Summary of the Spring Budget
Capital Gains Tax
There are no changes to the basic CGT rates for 2017-18. The CGT on the disposal of chargeable assets, apart from residential property, remains at:
- 10% on disposals that form part of the basic rate band.
- 20% on disposals that form part of the higher rate band.
The higher rates (18% and 28%) will continue to apply to disposals of residential property subject to this tax and carried interest. Gains on a disposal of your home will continue to be exempt. The annual exempt amount for 2017-18 is £11,300 (2016-17: £11,100).
VAT Registration and Deregistration Limits
From 1 April 2017:
- Registration threshold increases to £85,000
- Deregistration threshold increases to £83,000
Personal Tax Allowance
The personal allowances for 2017-18 is £11,500 (2016-17: £11,000).
The maximum amount of free personal allowance that can be transferred between spouses is increased to £1,150 in 2017-18. Couples can only make a claim if one partner has spare personal tax allowance and the other is a basic rate tax payer.
From April 2017, any person aged from 18 to 40 will be able to save into a new Lifetime ISA until the age of 50.
Up to £4,000 can be saved each year and savers will receive a government bonus of 25% – that is a bonus of up to £1,000 a year.
Some or all of the money can be used to buy a first home, or it can be kept until age 60.
Accounts will be limited to one per person rather than one per home, so two first time buyers can both receive a bonus when buying together. If a saver has a Help to Buy ISA it can be transferred into the Lifetime ISA in 2017, or savers can continue saving into both, but it will only be possible to use the bonus from one to buy a house.
After your 60th birthday you can take out all the savings tax-free. You can withdraw the money at any time before you turn 60, but you will lose the government bonus (and any interest or growth on this). You will also have to pay a 25% charge.
ISA Limit from 2017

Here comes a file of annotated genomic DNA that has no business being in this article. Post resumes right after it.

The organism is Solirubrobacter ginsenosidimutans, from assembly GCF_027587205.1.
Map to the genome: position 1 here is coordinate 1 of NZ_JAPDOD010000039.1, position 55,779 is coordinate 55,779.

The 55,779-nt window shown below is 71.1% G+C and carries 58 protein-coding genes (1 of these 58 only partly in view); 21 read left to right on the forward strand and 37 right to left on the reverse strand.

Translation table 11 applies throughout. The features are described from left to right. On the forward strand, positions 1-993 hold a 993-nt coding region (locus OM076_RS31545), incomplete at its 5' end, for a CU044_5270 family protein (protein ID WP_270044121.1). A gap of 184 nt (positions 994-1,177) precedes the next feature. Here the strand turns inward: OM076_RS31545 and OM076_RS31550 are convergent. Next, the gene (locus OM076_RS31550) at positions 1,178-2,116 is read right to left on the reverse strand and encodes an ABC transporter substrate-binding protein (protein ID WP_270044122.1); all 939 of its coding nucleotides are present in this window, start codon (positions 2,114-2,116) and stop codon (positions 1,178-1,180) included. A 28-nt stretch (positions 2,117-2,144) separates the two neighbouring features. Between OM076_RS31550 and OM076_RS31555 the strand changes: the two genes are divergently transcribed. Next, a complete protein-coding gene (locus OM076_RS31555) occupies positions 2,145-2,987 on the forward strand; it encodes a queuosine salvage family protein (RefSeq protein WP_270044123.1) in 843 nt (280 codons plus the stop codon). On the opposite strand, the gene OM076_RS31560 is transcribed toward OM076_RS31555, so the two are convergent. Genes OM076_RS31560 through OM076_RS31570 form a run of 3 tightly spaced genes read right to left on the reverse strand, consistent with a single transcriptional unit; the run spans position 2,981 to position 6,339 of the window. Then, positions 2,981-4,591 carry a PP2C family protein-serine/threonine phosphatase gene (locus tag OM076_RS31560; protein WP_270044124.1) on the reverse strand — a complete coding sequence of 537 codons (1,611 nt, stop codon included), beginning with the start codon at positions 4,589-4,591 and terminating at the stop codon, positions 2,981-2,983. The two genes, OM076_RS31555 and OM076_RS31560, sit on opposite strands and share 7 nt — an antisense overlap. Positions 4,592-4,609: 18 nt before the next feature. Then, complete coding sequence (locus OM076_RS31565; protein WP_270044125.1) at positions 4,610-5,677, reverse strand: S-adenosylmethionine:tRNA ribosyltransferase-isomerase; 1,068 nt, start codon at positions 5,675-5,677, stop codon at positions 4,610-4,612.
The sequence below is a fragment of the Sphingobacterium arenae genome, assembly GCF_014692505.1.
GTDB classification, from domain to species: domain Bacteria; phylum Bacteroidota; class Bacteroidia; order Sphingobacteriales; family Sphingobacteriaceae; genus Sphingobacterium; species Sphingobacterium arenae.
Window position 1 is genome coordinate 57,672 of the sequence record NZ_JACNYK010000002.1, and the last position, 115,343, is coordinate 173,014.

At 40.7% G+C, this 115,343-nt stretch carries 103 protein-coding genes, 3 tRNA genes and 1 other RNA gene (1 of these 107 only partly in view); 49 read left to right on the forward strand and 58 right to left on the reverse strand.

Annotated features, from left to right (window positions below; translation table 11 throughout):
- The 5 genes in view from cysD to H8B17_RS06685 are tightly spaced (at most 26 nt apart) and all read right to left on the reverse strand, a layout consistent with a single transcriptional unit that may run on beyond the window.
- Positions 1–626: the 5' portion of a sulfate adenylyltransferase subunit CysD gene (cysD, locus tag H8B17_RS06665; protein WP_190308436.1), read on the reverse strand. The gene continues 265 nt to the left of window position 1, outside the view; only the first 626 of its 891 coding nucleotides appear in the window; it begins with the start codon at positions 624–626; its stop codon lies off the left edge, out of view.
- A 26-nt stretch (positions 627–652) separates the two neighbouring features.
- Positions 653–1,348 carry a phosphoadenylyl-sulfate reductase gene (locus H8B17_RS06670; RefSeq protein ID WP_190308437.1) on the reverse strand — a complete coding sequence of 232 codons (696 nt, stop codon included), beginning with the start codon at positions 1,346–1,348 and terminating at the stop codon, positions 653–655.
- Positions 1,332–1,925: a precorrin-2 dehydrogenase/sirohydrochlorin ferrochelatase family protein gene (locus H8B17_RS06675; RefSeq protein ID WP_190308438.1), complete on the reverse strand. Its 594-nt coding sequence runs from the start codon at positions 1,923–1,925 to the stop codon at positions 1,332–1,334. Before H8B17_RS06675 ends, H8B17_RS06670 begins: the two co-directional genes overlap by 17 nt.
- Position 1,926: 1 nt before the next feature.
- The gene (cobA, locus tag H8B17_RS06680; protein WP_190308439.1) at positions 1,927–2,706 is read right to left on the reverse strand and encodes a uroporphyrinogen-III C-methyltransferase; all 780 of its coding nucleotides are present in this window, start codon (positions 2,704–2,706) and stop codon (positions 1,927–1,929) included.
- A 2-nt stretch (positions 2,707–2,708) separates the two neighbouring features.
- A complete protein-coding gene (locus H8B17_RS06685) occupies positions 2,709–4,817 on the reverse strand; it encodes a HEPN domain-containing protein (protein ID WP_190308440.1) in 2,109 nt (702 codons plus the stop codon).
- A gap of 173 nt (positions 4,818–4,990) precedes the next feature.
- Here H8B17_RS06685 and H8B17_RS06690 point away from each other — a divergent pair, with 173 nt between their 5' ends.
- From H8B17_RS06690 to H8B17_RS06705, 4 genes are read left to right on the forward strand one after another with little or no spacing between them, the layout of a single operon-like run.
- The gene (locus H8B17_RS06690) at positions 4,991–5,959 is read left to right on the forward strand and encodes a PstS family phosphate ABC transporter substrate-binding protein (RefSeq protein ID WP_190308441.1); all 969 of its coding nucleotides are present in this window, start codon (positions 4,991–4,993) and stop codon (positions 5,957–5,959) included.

The ISA savings limit for 2017-18 is confirmed as £20,000.
Business Rates Increase
In response to the negative publicity regarding increases in business rates in England, particularly for retailers, the Chancellor has stepped in with help for smaller businesses.
There are three areas of relief announced:
- Small businesses that find they are losing Small Business Rates Relief from April 2017, will have any annual rates increase capped at the higher of £600 or the transitional relief cap.
- Local authorities will be funded to provide an element of discretionary relief, and
- Public houses with a rateable value of up to £100,000 will benefit from a fixed £1,000 business rate discount – subject to State Aid limits if multiple properties are owned. This discount is available for one year from April 2017.
Local authorities will be fully compensated for any loss of income because of these measures.
Changes to Trading and Income Property Allowances
The two previously announced £1,000 tax-free allowances for small scale trading or letting will still be introduced from April 2017, but will now include restrictions if the are generated by dealings with companies or partnerships of which the recipient is a participator or partner.
Loss Relief Reform
Legislation is to be introduced to reform the rules governing corporate losses carried forward from earlier periods. The changes will:
- Allow more flexibility by relaxing the way companies can use carried forward losses from 1 April 2017.
- Restrict the set-off of losses such that profits cannot be reduced by more than 50%. This restriction will apply to companies or groups with profits of more than £5m.
Corporation Tax Relief for Museums and Galleries
Rates for 2017-18, already announced, are 25% for touring exhibitions and 20% for non-touring exhibitions. Following consultation, the draft legislation is to be amended to allow for exhibitions that have a performance element, but where the live performance is not the main focus of the exhibition.